Standards of proof, Trials
Civil Law | Civil Procedure | Common Law | Comparative and Foreign Law
In common-law systems, the standard of proof for ordinary civil cases requires the party who bears the burden of proof to establish by a preponderance of the evidence that the facts alleged are true. In contrast, the prevailing standard of proof for civil cases in civil-law systems is indistinguishable from the standard for criminal cases: the judge must be firmly convinced that the facts alleged are true. This striking difference in common-law and civil-law procedures has received very little attention from either civilian or comparative scholars.
The preponderance standard applied in common-law systems is openly probabilistic and produces, on average, more accurate results. This makes continued civilian adherence to a standard of virtual certainty mysterious. The article offers both historical reasons for the divergence between common-law and civil-law standards of proof and tentative explanations for the modern persistence of a high standard of proof in civil-law countries. The most plausible of these explanations is that the high civil-law standard conveys an impression of accuracy and certainty, and thus enhances the perceived legitimacy of judicial decisions. Increasing public confidence in adjudication is a valid procedural objective, but in this case carries costs in terms of accuracy and informed development of evidentiary doctrine.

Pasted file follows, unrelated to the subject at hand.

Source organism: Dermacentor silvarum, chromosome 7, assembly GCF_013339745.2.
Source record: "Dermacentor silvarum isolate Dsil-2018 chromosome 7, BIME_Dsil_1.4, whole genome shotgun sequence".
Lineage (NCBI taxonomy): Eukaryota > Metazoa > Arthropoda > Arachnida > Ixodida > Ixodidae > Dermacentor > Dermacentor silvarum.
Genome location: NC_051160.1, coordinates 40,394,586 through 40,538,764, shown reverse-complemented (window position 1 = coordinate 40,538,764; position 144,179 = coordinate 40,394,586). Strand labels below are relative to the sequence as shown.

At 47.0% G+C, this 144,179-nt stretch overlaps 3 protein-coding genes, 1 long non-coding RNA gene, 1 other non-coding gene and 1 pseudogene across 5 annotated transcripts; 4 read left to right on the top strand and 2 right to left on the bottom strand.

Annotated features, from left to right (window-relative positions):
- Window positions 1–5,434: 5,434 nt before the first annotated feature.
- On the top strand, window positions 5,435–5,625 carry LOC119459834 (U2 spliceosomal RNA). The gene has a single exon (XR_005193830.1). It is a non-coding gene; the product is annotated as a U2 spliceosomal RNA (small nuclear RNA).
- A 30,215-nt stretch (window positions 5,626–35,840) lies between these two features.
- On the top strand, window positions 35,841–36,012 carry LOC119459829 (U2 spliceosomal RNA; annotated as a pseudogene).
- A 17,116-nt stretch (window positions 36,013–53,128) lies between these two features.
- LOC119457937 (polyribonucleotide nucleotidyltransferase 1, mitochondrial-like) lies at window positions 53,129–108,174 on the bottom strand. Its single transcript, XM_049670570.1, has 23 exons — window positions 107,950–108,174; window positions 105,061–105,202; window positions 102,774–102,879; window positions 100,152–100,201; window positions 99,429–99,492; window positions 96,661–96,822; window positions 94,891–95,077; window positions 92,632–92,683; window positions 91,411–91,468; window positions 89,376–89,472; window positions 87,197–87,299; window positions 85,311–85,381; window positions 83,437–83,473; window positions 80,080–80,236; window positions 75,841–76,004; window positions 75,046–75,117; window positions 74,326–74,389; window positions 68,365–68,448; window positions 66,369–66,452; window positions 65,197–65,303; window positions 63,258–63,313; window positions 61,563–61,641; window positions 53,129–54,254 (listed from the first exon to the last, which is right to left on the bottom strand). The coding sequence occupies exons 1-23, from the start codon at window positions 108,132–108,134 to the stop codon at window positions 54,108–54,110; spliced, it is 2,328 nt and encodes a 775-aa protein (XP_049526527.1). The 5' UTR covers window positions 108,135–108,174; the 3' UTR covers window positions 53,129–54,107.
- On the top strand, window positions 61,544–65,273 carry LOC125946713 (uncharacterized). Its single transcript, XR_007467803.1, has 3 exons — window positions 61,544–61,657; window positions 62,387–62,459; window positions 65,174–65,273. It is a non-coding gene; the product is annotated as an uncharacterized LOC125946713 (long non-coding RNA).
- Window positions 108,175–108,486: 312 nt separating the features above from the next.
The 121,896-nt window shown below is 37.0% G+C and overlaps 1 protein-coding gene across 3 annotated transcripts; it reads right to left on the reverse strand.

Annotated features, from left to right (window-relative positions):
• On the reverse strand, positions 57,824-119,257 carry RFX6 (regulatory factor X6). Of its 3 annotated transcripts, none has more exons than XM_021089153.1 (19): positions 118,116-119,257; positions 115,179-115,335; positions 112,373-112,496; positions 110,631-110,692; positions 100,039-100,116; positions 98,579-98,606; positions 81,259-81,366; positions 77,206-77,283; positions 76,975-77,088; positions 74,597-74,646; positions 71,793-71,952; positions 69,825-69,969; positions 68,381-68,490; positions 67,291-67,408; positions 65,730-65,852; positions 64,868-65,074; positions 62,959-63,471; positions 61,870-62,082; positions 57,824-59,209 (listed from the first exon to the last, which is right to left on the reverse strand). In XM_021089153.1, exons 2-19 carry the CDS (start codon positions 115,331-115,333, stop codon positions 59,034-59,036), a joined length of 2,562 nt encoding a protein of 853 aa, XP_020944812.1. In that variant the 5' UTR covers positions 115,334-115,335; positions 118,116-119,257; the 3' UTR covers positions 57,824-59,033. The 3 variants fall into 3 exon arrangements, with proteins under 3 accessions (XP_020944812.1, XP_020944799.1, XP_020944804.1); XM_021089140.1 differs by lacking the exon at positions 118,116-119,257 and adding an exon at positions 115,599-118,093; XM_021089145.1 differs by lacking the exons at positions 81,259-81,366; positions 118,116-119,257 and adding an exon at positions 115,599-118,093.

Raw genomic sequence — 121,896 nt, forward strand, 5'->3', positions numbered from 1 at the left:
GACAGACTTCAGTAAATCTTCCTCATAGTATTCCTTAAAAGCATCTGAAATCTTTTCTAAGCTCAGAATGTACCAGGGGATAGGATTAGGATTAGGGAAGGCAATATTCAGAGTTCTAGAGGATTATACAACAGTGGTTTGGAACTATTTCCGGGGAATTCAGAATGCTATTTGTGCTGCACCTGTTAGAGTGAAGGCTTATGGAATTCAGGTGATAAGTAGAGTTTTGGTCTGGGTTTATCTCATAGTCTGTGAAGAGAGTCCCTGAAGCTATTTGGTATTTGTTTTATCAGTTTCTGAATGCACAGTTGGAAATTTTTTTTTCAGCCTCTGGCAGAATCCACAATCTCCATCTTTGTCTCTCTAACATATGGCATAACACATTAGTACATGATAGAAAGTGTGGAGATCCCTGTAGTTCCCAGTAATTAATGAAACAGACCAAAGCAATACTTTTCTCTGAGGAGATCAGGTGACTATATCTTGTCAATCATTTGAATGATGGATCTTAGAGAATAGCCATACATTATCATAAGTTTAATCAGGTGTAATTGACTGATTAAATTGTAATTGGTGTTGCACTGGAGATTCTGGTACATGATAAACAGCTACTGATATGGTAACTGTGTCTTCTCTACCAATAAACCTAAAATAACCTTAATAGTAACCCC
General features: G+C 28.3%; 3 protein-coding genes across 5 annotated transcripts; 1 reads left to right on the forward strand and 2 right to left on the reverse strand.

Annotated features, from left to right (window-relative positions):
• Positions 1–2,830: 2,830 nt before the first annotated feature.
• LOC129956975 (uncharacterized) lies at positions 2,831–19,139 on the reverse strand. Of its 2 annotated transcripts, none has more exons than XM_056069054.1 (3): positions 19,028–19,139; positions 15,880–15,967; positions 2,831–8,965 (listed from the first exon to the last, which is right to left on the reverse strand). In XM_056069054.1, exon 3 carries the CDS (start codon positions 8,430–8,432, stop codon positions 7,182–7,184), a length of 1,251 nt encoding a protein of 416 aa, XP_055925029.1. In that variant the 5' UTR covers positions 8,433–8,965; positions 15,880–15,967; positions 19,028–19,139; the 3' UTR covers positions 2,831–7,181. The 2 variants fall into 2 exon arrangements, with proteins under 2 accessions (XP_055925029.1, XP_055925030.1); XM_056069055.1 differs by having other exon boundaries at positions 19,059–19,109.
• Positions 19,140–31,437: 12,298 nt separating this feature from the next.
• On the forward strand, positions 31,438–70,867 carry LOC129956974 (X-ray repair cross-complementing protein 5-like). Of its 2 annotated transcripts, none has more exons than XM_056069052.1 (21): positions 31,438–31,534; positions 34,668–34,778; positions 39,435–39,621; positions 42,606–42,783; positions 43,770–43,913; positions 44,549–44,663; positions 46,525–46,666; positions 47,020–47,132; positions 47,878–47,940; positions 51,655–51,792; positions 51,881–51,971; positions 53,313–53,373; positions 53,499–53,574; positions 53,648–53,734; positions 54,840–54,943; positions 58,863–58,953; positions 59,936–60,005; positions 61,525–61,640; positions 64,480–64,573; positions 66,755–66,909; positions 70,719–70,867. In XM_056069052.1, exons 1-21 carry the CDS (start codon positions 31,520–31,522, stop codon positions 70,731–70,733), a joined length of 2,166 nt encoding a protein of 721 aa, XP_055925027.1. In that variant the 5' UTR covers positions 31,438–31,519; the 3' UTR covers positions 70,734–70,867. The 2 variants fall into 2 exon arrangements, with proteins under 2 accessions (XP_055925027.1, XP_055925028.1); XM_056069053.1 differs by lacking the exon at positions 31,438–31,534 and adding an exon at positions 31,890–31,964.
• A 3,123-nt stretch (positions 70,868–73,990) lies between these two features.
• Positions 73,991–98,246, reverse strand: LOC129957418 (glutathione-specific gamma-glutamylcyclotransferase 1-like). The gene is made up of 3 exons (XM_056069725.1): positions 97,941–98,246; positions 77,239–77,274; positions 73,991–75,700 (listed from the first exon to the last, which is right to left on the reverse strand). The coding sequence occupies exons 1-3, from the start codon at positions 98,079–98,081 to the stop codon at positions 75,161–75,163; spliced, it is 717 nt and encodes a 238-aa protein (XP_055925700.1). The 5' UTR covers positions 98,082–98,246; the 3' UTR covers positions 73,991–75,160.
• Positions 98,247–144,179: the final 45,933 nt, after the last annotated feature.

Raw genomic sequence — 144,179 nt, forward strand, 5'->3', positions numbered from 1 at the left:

Clermont, Kevin M. and Sherwin, Emily, "A Comparative View of Standards of Proof" (2002). Cornell Law Faculty Publications. 222.
Published in: The American Journal of Comparative Law, vol. 50, no. 2 (Spring 2002).